Defaults to 7.


The maximum size in bytes for the logfile. See Log::Agent::Rotate.


The maximum time a logfile can be kept open before being rotated. See Log::Agent::Rotate for the allowed syntax.


By default, CGI::MxScreen assumes nothing upon how logfiles can be accessed. When you know they are only accessed from ONE machine, you can set this variable to true, and it will speed up locking done via LockFile::Simple during log rotations.


When true, all regular output to STDOUT is saved away, and the context will be emitted before any other form output (when saved within the form). This has a slight overhead cost since we have to copy things, but has two nice advantages: in case of fatal errors, the regular output is not mixed with the CGI::Carp output; and the widgets appear on their browser when the context is already emitted, meaning that even if they press a submit button before they have got the whole form, we'll be able to process it sanely.

Default is true.


Boolean flag, telling whether CGI::MxScreen should trap any access to unknown keys within the screen global context (accessed through $screen->vars) and make them fatal errors.

Default is true.


The CGI::MxScreen application logfile, where the module logs what is happening.


The CGI::MxScreen application loglevel. Syslog priorities are used, and the specified level is the maximum priority logged.

Here is the list of the various things logged, and their level:

    Level   What
    ------  -------------------------------------------
    alert   Internal errors
    crit    Display errors
    err     Callback failures
    warn    Current state, session info
    notice  Button pressed, state changes
    info    User-agent (1st time), global time spent
    debug   Detailed statistics

Defines the medium used to save the application context. It takes an ARRAY ref defining the medium type (must inherit from CGI::MxScreen::Session::Medium) followed by the creation routine arguments.

The first array item (the medium type) is a string which can be shortened: the "CGI::MxScreen::Session::Medium::" leading part may be replaced by '+', which will be automatically replaced.

If not specified, it defaults to:

      -key => "an unsecure key -- not this one",

meaning the session contexts will be saved within the browser. This is for convenience only, but when releasing for production, you should never rely on this default and specify a sensible encryption key, to prevent eavesdropping and tampering on the context.

See CGI::MxScreen::Session::Medium for the list of available media.


Defines the serializer to use to create a frozen context image. It takes an ARRAY ref defining the medium type (must inherit from CGI::MxScreen::Serializer) followed by the creation routine arguments.

The first array item (the serializer type) is a string which can be shortened: the "CGI::MxScreen::Serializer::" leading part may be replaced by '+', which will be automatically replaced.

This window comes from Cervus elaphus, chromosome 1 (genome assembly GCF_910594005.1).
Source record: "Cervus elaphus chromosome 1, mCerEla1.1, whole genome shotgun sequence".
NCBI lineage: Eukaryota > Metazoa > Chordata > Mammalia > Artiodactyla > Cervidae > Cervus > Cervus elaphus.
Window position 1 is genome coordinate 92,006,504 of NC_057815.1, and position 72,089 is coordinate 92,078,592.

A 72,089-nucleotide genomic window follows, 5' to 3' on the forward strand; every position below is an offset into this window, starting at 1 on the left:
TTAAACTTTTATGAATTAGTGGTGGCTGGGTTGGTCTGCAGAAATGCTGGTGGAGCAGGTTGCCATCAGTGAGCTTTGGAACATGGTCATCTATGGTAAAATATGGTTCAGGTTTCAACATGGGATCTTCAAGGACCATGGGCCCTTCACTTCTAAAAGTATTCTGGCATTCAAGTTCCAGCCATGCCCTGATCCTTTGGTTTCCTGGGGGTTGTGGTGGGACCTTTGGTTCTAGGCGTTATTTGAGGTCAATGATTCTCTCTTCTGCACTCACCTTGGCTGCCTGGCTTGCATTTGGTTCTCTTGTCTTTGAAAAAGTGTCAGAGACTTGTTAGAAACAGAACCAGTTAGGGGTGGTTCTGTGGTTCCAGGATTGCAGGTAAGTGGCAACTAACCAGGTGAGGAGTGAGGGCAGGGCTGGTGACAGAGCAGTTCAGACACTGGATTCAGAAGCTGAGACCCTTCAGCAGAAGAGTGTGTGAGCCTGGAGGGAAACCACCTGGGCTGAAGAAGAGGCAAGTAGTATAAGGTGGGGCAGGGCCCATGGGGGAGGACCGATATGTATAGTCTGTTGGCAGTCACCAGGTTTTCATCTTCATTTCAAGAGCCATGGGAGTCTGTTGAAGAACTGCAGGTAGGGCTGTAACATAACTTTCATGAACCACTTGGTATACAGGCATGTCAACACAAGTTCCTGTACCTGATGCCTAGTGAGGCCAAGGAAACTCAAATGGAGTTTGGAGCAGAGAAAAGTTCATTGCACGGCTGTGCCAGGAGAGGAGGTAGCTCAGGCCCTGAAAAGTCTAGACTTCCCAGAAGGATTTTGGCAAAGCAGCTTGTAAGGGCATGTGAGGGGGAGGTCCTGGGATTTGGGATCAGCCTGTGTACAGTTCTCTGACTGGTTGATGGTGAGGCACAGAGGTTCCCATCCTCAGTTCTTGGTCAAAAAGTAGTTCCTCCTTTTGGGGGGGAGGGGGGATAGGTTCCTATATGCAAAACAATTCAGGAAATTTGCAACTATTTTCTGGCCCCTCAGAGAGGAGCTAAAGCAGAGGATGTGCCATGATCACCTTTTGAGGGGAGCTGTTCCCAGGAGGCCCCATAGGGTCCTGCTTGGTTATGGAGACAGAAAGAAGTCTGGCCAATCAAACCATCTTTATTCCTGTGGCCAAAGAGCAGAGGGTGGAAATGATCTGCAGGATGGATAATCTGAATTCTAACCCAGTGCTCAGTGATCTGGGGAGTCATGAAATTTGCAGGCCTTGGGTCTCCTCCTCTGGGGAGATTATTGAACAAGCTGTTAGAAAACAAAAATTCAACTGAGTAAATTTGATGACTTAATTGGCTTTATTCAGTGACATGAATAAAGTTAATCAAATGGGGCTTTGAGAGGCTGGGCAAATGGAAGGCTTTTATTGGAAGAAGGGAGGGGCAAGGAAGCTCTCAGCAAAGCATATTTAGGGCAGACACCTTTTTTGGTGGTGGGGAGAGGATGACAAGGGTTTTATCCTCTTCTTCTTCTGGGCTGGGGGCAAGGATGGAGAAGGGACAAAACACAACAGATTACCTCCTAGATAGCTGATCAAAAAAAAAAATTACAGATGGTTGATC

If not specified, this defaults to:


An alternative when using the browser to store sessions (see mx_medium) is to use:

      -shared     => 0,
      -compress   => 1,

to create a more compact representation, and reduce network traffic at the cost of more CPU time spent on the server.

See CGI::MxScreen::Serializer for the list of supported serializers.


If set, its value is used to set the PATH environment variable. Remember that CGI scripts should always be run with taint checks enabled, and that explicitely setting the PATH is necessary to be able to run commands via system().


The value of this variable is used to set $CGI::POST_MAX. It defaults to 1 Mbyte when not set.


By default, the $\ variable is set to "\n" so that all print statements end-up being on their own line. This tends to produce view-able source code. Setting this to 0 avoids touching $\. You may of course add your own "\n" to each print statement, but this is not recommended.


Here is a configuration file example:

    $disable_upload = 1;
    $post_max = 10 * 1024;
    $fatals_to_browser = 1;
    $datum_config = "";
    $datum_on = 1;
    $logdir = "/home/ram/public_html/log";
    $logfile = "%s.log";
    $logstamp = "own";
    $loglevel = "warn";
    $logdebug = 0;
    $logchannels = {} if $datum_on;  # take defaults, supersedes $logfile
    $cgi_carpout = 1;
    $view_source = 1;
    $path = "/bin:/usr/bin:/home/ram/bin/scripts:/home/ram/bin/i386";
    $chdir = "/home/ram/public_html/scripts";
    $libpath = "$bindir/lib:/usr/local/cgilib";

        $mx_logfile = "mx.log";
        $mx_loglevel = "info";
        $mx_medium = ["+Browser", -key => "shush! it's a secret" ];
        $mx_serializer = ["+Storable", -compress => 1];


Raphael Manfredi <>


CGI::Carp(3), CGI::MxScreen(3), CGI::MxScreen::Serializer(3), CGI::MxScreen::Session::Medium(3), Log::Agent(3).